How to paint over veneer cabinets

If you want to change the colour of your veneer cabinetry, approach the task carefully. Most veneer surfaces are sealed with polyurethane for a glossy finish, and this surface does not accept paint easily. On alternative home improvement projects, gloss is sanded off for better paint adhesion. However, in the case of veneer cabinets, the sandpaper damages the veneer and leads to peeling, so it is not advisable. Fortunately, special primer and proper painting techniques help simplify the process for the DIY homeowner.

Remove the cabinet handles, hinges and other hardware, using a screwdriver.

Mark cabinets doors and drawers with self-adhesive notes or masking tape. Without proper labelling, you may find that you forgot which door attached to which cabinet.

Clean the surface with a trisodium phosphate (TSP) cleaning product. Avoid using other chemical cleansers, as these may dissolve the glue that holds the veneer in place.

Work glue in between the gap if part of the veneer is coming unglued, using a cotton swab dipped in wood glue. Press and hold the veneer until the glue dries.

Cover nearby trim and wall surfaces with painter's tape, and cover furniture with dust sheets.

Apply a bonding primer to the veneer surface with a paintbrush or medium-nap paint roller. Bonding primers work better than general-purpose latex primers on veneer surfaces because they are specifically designed for use on glossy finishes.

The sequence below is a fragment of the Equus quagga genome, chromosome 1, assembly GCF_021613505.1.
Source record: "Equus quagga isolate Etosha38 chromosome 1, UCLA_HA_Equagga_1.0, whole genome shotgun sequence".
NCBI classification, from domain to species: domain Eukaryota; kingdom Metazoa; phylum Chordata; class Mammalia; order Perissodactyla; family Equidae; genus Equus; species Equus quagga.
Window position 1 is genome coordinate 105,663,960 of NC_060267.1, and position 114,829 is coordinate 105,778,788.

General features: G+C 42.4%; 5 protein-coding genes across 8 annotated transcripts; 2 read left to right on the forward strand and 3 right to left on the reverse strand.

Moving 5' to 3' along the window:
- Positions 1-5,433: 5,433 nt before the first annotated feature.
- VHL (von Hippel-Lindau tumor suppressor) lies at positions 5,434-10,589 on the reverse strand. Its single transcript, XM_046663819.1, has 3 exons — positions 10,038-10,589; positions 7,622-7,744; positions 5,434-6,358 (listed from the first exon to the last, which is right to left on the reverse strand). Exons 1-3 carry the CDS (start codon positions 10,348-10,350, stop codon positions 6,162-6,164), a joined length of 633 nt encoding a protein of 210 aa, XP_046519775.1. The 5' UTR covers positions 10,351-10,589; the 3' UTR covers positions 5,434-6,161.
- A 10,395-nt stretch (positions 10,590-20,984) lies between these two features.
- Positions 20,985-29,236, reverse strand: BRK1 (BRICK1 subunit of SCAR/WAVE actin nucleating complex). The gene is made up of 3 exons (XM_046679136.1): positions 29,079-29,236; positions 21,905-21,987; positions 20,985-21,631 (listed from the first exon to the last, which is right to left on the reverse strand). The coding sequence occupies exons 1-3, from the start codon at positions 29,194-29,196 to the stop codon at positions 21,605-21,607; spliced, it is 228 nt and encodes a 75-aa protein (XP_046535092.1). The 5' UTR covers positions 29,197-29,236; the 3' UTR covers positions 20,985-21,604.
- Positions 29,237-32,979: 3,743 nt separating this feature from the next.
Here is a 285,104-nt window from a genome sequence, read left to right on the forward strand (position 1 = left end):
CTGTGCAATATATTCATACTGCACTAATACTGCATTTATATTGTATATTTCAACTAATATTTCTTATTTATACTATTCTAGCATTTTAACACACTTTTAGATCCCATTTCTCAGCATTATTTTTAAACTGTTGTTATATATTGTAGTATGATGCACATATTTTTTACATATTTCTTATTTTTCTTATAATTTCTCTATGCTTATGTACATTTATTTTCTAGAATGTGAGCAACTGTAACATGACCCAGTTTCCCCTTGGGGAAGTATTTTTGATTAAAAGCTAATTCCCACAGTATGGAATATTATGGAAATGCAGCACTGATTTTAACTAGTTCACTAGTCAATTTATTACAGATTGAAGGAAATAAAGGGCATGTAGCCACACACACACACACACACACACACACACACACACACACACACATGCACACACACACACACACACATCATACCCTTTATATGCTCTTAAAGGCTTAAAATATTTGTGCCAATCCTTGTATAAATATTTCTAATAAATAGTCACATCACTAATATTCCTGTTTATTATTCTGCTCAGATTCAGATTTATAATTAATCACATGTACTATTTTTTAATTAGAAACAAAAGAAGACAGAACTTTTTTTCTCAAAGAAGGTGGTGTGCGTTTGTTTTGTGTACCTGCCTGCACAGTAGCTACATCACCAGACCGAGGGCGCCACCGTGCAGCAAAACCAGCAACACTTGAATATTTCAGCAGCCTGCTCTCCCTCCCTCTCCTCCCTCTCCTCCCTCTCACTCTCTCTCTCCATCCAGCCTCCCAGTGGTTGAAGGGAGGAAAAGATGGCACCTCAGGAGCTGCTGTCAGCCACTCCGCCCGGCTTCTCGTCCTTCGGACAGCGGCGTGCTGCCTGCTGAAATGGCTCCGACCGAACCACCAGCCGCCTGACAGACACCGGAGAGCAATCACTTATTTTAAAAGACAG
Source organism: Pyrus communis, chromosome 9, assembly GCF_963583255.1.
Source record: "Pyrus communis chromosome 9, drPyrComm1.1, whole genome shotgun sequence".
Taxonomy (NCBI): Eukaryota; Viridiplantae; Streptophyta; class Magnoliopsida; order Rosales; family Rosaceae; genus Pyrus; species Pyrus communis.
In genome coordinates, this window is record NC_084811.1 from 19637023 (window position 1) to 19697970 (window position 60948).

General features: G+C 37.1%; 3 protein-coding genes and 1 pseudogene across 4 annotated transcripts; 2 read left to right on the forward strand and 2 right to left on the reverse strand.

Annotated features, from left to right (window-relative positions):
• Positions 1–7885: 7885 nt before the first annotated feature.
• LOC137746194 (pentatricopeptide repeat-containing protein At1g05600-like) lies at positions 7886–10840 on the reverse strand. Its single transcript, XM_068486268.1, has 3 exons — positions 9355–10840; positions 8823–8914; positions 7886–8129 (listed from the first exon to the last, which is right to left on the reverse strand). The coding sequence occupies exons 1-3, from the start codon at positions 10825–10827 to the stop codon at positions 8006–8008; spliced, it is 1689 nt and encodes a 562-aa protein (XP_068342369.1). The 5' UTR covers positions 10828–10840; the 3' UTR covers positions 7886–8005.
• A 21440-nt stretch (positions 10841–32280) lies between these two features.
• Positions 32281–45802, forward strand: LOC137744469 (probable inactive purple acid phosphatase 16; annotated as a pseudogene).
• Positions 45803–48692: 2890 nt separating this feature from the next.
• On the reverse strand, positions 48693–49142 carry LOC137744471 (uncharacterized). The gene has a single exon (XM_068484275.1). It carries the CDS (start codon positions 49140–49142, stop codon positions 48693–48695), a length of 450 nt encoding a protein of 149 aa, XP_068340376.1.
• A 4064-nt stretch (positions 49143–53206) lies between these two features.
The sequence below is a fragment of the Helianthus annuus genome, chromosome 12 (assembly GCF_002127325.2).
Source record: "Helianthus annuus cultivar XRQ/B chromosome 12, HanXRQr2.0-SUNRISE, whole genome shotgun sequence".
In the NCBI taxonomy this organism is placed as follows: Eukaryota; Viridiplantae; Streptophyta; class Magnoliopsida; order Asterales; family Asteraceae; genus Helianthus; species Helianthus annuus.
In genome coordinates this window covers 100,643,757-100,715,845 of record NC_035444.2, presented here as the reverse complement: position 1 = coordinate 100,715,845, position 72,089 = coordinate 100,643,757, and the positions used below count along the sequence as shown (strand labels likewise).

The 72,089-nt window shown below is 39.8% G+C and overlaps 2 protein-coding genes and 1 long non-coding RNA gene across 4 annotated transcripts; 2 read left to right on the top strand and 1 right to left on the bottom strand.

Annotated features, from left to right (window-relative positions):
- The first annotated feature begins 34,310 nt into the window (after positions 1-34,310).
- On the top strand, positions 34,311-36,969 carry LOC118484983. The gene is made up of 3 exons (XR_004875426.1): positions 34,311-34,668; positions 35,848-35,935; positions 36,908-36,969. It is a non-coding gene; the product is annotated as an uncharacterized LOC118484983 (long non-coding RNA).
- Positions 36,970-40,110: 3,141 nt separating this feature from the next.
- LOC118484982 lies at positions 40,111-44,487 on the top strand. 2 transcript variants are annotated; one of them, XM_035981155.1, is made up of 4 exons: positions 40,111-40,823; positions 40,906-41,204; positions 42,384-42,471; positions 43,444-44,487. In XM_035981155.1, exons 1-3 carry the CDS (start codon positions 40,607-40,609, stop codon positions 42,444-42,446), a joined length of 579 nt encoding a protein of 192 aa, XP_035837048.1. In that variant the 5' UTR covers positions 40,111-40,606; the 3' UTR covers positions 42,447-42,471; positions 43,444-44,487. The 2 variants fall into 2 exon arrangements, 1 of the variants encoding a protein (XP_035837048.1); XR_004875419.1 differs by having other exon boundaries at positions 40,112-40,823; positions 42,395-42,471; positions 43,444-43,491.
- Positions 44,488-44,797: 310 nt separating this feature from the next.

Apply a coat of oil-based gloss or semigloss paint to the veneer cabinets and detached cabinet doors, using a sponge brush or a light-nap roller. This first coat will not provide full coverage, but that is not a problem. Several thin coats provide better results than one thick coat. Wait for the first coat to dry, then add a second coat. Once this coat dries, apply a third coat if necessary.

Remove the painter's tape after 48 hours and reinstall your cabinet hardware.

Things You'll Need

  • Screwdriver
  • Trisodium phosphate cleanser
  • Wood glue
  • Cotton swab
  • Painter's tape
  • Dropcloth
  • Bonding primer
  • Paintbrush
  • Medium-nap roller
  • Light-nap paint roller
  • Sponge brush
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About the Author

Richard Kalinowski began writing professionally in 2006. He also works as a website programmer and graphic designer for several clients. Kalinowski holds a Master of Fine Arts from Goddard College and a Bachelor of Science in education from the University of Wisconsin-Whitewater.